1883 Water Works

2005 North Overland Trail, Fort Collins

Maintained by Poudre Landmarks Foundation, the 1883 Water Works was Fort Collins’ first public works project. Today, the landmark consists of more than 20 acres, four buildings, two ditches, vintage apple trees and more, but the main attraction is the original Gothic Revival pump house, which received water from the supply canal and the Cache La Poudre River. It is an excellent example of late nineteenth-century industrial architecture, few of which remain to this day. You can tour the Water Works on select Saturdays from May through October. No reservations are required and admission is free — but donations are appreciated!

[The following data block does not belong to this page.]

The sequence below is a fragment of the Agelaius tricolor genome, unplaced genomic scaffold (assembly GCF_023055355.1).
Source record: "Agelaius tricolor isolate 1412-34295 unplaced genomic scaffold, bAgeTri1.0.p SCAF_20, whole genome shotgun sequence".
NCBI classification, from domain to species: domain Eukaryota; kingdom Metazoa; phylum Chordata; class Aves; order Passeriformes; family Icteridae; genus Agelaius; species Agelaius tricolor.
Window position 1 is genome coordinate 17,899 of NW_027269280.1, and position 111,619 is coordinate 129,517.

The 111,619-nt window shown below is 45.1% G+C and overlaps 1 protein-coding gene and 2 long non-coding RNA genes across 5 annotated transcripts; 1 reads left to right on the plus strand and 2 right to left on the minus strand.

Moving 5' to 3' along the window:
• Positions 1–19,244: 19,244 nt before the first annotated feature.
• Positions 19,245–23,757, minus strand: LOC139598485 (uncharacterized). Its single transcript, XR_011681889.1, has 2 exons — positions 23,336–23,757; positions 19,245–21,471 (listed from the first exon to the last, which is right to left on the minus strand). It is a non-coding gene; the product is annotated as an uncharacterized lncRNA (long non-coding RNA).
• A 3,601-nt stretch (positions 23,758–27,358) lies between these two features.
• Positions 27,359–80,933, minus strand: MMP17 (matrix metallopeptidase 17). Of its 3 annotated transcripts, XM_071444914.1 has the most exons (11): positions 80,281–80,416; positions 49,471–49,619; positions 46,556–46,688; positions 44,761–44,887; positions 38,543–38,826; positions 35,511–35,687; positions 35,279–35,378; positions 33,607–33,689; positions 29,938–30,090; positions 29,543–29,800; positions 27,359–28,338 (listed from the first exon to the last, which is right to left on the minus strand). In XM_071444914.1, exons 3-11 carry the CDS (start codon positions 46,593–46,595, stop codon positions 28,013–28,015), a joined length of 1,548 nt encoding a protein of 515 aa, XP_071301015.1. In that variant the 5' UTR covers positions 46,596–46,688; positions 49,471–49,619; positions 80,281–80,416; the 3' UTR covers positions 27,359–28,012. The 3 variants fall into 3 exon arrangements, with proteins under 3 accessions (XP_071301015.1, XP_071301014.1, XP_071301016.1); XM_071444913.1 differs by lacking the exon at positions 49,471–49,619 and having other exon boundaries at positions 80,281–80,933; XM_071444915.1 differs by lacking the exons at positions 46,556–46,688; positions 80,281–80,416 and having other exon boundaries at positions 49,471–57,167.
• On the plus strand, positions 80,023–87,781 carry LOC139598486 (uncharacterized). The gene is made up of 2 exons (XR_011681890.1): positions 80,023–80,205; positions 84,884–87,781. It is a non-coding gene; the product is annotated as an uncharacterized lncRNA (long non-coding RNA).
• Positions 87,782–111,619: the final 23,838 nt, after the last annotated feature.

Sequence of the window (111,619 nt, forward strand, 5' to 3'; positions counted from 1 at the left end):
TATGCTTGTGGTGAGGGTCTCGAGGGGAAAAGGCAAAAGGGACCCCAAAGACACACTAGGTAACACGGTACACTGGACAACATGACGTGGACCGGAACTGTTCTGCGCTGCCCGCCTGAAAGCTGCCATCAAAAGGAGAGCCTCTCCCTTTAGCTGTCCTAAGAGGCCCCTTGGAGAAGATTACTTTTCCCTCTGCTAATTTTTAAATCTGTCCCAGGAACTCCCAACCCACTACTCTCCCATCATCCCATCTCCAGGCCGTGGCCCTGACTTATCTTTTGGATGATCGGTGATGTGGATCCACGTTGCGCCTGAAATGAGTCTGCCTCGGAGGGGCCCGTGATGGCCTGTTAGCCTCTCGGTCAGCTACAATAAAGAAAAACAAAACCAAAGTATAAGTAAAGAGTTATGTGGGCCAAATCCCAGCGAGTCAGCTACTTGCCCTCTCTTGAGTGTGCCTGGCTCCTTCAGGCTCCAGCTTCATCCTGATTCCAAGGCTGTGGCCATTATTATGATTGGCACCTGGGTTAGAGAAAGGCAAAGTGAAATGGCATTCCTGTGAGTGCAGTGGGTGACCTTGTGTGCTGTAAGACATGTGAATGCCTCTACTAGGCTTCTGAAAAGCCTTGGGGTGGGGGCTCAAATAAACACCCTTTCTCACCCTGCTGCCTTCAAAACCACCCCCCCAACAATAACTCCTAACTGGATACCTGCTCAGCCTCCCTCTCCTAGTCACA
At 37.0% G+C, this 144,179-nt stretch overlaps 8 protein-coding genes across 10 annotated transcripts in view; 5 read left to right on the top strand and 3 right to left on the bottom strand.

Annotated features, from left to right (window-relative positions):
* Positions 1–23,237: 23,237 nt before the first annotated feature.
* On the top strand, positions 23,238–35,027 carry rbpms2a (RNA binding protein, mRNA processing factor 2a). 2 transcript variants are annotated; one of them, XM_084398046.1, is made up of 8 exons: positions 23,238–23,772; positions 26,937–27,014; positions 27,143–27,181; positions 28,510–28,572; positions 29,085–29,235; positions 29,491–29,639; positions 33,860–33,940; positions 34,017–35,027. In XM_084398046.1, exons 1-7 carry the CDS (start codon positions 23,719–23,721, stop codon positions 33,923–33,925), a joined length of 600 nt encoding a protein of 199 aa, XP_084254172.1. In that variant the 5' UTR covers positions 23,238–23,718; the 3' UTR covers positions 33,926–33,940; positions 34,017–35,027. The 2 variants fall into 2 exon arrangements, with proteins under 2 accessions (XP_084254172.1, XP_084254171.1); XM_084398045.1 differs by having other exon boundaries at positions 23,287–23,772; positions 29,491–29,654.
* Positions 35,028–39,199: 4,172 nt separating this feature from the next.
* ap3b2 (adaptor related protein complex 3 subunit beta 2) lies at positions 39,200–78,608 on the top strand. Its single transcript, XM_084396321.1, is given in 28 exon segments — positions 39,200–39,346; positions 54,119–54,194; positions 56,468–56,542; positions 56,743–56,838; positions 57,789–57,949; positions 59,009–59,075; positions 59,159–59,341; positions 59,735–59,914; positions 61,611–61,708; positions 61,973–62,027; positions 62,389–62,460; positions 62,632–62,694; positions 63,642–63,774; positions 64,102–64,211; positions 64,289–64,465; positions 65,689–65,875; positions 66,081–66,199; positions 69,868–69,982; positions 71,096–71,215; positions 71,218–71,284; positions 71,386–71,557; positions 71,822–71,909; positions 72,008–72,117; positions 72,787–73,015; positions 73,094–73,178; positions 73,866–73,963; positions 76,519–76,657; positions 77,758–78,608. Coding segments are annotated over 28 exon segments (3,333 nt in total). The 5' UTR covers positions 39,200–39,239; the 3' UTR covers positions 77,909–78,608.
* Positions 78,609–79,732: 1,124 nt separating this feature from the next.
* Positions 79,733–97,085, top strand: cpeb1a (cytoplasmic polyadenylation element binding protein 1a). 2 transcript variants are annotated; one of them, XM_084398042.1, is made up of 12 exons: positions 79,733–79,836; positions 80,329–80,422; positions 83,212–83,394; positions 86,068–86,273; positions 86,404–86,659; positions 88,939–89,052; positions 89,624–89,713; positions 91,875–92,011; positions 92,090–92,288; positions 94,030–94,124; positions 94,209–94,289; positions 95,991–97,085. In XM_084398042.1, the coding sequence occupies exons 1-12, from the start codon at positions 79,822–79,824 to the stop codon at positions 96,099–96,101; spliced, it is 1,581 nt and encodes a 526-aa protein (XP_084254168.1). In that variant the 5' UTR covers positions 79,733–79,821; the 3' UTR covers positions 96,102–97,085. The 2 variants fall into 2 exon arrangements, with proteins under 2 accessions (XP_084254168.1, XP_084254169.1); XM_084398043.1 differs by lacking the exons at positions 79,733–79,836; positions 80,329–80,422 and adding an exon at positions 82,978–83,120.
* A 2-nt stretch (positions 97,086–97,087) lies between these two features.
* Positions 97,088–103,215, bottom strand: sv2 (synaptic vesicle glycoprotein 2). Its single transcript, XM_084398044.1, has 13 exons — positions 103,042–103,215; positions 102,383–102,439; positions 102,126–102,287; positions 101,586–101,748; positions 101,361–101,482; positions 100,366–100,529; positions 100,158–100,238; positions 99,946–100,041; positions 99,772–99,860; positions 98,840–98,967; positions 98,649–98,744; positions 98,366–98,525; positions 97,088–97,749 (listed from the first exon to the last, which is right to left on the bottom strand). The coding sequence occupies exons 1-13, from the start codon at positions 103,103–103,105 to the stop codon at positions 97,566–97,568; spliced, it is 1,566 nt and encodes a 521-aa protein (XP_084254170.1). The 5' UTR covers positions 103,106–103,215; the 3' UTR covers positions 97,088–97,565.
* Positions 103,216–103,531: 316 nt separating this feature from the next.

Meeker Home Museum

1324 9th Avenue, Greeley

Meeker Home Museum Greeley, CO
Photo Courtesy of Jeffrey Beall, CC BY-SA 3.0, via Wikimedia Commons

Established in 1929, the Meeker Home Museum was the very first museum in Greeley. The museum is housed in the 1870 home of Greeley’s founding family, Nathan Cook Meeker, his wife Arvilla, and their daughters Mary, Rozene, and Josephine. This two-story adobe brick home has been meticulously restored to its original state, and visitors can explore the rooms and see original furnishings used by the Meeker family. Some of the prized historical treasures within the museum include a 10-foot tall diamond dust mirror, a tall case clock, and Meeker’s cherrywood desk. Visitors can also walk the grounds of the museum, where interpretive panels portray historical facts, maps, and images about the town’s history, Horace Greeley, and the Meeker family. The Meeker Home Museum is a testament to the vision and determination of Nathan Cook Meeker, whose dream of a Utopian farming community came to fruition with the establishment of Greeley in 1870.